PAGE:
It's never too late - or too soon - for a brand revamp. If your organization is not seeing the movement and growth you had planned for with your current brand strategies, then it is time to consider a retooling.
It may seem like changing a logo or the font of your company’s name on business cards might not be a huge deal, but rebranding can be a very serious declaration of intent, a marker of your company’s commitment to evolution and upward growth.
What’s in a Rebrand?
Put simply it’s the act of redefining how your business is presented to the people you want to sell to, your audience. It could involve changing the name, modifying your logo or creating a completely new one. You could have all of your marketing materials re-designed or completely start from scratch with a new everything.
The scope of your rebrand will depend largely on the problems you’re trying to solve – which is the real point of a rebrand, not just to look a bit more modern. Good design looks nice; real design solves a problem.
Here are five compelling reasons why you may consider a rebrand?
1) Launched a new product or service with a new or different value proposition 2) Company mission has changed or need to regain customer trust 3) 4) You don't stand out from the competition 5) Your story isn't clear and you are lacking internal and external understanding
1) Launched a new product or service
Your company launched or is planning to launch a new product or service with a different value proposition to your current or new audience.
2) Your company mission has changed or you need to regain trust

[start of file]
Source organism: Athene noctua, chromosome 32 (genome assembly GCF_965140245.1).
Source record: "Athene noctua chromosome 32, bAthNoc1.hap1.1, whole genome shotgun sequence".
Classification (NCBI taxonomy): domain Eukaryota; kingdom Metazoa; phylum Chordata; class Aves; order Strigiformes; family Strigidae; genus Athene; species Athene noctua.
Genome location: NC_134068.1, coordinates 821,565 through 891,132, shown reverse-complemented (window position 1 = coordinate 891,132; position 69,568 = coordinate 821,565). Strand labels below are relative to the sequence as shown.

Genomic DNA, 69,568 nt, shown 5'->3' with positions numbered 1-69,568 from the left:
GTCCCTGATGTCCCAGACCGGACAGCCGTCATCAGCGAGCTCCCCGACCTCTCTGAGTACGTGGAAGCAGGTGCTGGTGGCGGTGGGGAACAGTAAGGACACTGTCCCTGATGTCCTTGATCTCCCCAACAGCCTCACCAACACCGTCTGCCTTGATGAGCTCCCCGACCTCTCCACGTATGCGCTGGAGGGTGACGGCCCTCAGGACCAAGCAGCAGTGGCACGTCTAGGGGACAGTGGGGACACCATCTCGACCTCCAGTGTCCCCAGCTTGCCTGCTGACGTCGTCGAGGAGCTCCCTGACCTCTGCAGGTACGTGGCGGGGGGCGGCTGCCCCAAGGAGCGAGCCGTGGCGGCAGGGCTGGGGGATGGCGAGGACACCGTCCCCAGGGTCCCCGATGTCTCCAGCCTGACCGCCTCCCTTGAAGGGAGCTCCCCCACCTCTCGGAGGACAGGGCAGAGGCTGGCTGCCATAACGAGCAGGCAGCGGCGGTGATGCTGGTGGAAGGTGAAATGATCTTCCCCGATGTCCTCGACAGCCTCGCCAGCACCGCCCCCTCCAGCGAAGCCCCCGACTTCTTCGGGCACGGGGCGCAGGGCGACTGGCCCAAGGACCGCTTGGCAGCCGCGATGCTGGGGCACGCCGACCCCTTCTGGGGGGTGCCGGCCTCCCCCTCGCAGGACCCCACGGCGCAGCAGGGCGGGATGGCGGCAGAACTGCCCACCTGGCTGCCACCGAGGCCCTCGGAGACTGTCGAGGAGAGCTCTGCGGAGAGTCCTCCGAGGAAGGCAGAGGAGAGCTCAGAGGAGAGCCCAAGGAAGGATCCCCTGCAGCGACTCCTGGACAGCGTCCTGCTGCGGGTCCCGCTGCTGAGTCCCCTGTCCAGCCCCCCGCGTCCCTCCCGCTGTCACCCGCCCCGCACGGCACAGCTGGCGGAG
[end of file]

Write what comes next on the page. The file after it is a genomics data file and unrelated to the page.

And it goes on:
At times, brands face negative feedback from customers. Domino's Pizza is a great example - some strong dissatisfaction with the taste and service went viral. In order to overcome the negative image, Domino's had to decide to go through with a complete rebrand that not only included a redesign, but change in ingredients, delivery and culture.
Their customers needed to see, taste and feel that changes were being made to correct the issues that had plagued the brand.
3) Needs of your customers have changed or you need to attract a new audience
Whether a company is expanding to a new territory or their messaging needs to be adapted for an audience segment that they were not communicating effectively to, a rebrand can help to become more universal to the new audiences as a whole.
4) You don't stand out from the competition
One of the biggest risks you can face as a brand is a lack of differentiation. If your customer's can't clearly find a reason to choose you over others, you risk losing them.
5) Your story isn't clear and you are lacking internal and external understanding
Do you need to adapt to consumer demands? Better address and reach a new audience? Evolve with the market and industry? Once you know what you are trying to accomplish, it is easier to set specific goals that will solve the problem and determine what kind of investment you need to make in a brand revamp.